Signs warning against the use of flash photography were plastered on almost every door at the Beacon Theatre Tuesday night, as Ryan Adams was set to take the stage for his first New York City show on his extensive Prisoner tour.
Adams has Meniere’s disease, an inner ear disorder that can cause a range of symptoms including vertigo, nausea and hearing loss. Flashing lights lead the singer to experience imbalance and can perhaps cause seizures, so a tour manager once again reminded the sold-out crowd to turn off their cameras’ flashes before his set began.
Not only did this make Adams’ experience better, it changed the entire vibe of the show for the audience ― in the best way possible.
The stage was decorated with old-school TV monitors of all sizes, huge Fender speakers and stuffed tigers. A Tiffany-style lamp sat near the piano with a coat rack close by. The mood was intimate, as Adams would sing some of the more somber songs off his new album “Prisoner,” a combination of “breakup” tunes which he says are associated with the end of his marriage to Mandy Moore and the desire to move on.
The audience stood and cheered while he opened the night with his rock ballad “Do You Still Love Me?” There were no flashes, no cameras in your face. Adams’ fans were actually taking in the moment rather than documenting every second of it ― a welcome change in the current tech-crazy world we live in.
The rest of the show was equally as personal, with people singing along to the lyrics of “To Be Young (Is to Be Sad, Is to Be High),” “Gimme Something Good,” and “New York, New York,” which Adams performed solo with a guitar and harmonica. (Lots of girls, and guys for that matter, “woo’d.” And “ooh’d” and “ahh’d.”)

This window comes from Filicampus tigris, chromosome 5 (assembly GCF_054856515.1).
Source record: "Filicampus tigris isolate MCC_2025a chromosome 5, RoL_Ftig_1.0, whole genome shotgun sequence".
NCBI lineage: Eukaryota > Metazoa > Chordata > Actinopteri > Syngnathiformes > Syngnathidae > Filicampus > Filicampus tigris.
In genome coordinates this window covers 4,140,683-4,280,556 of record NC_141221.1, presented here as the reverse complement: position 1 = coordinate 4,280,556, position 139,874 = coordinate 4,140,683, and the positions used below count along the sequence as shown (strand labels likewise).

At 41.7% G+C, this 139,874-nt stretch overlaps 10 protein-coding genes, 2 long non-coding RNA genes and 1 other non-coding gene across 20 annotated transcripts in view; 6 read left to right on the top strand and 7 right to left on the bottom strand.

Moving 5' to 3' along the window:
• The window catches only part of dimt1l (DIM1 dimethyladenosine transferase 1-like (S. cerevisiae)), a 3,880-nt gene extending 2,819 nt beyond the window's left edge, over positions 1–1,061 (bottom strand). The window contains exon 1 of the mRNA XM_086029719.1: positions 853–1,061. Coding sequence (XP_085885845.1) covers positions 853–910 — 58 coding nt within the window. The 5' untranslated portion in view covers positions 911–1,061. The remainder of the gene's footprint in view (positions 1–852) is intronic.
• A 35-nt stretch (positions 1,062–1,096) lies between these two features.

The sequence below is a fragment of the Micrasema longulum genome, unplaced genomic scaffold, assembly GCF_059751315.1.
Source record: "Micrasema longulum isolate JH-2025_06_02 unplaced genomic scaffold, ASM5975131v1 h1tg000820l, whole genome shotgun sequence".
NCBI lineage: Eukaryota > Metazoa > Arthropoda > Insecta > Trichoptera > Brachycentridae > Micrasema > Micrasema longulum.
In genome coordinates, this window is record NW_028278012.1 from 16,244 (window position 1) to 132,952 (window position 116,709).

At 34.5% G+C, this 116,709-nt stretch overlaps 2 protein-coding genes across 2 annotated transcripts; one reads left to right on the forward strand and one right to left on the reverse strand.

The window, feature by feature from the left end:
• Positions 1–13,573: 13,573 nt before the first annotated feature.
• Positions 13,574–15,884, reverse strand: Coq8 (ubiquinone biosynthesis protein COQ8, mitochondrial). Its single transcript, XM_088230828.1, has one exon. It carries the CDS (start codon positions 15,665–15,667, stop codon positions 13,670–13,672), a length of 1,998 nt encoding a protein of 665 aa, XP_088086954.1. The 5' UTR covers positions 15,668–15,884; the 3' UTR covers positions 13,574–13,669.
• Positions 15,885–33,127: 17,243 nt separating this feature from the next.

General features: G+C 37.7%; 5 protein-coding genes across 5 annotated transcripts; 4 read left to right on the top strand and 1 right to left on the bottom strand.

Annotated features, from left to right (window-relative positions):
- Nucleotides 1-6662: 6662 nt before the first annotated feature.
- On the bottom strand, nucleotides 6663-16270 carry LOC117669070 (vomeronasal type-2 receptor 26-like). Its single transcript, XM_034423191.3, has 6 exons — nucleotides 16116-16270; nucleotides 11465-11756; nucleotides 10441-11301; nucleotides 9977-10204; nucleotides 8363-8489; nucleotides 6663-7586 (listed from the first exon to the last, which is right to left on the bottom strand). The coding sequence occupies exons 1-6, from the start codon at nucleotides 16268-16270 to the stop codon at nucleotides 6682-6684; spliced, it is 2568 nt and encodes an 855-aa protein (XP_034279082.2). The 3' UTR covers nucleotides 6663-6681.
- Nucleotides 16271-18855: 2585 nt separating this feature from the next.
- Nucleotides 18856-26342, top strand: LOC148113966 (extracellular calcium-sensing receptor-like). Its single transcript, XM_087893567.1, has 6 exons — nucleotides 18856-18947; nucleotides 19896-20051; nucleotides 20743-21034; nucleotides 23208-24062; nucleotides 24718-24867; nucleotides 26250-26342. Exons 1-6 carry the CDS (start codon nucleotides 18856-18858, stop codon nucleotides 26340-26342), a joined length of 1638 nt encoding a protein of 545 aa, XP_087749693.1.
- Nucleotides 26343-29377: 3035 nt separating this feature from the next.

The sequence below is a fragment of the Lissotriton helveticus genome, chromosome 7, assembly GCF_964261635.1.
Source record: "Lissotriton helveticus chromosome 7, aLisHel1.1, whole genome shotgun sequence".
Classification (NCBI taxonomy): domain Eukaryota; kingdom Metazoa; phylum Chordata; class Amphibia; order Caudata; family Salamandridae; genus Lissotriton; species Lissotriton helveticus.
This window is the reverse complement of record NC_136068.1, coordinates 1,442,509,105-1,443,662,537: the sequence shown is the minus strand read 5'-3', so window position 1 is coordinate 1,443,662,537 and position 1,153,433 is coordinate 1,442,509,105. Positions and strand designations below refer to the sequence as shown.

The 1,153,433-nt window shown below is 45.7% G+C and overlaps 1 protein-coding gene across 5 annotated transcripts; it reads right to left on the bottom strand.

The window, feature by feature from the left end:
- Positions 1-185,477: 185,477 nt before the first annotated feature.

Adams has a way of hooking you in while barely speaking. He’s not the type of artist who’s going to talk to the crowd after every single song, cracking jokes while explaining why or how he wrote something like “Come Pick Me Up.” Yes, he throws out some one-liners here and there ― and introduces his backing band in an entertaining bit ― but clearly it’s all about the music, atmosphere and set list for him.
Although Tuesday night didn’t include a performance of any of his “1989” covers ― “Welcome To New York” would’ve been a nice addition, no? ― or his gloomy radio single “To Be Without You,” the artist made sure to give his NYC fans what they wanted: pure Ryan Adams, lyrical storytelling through that rugged, emotive voice.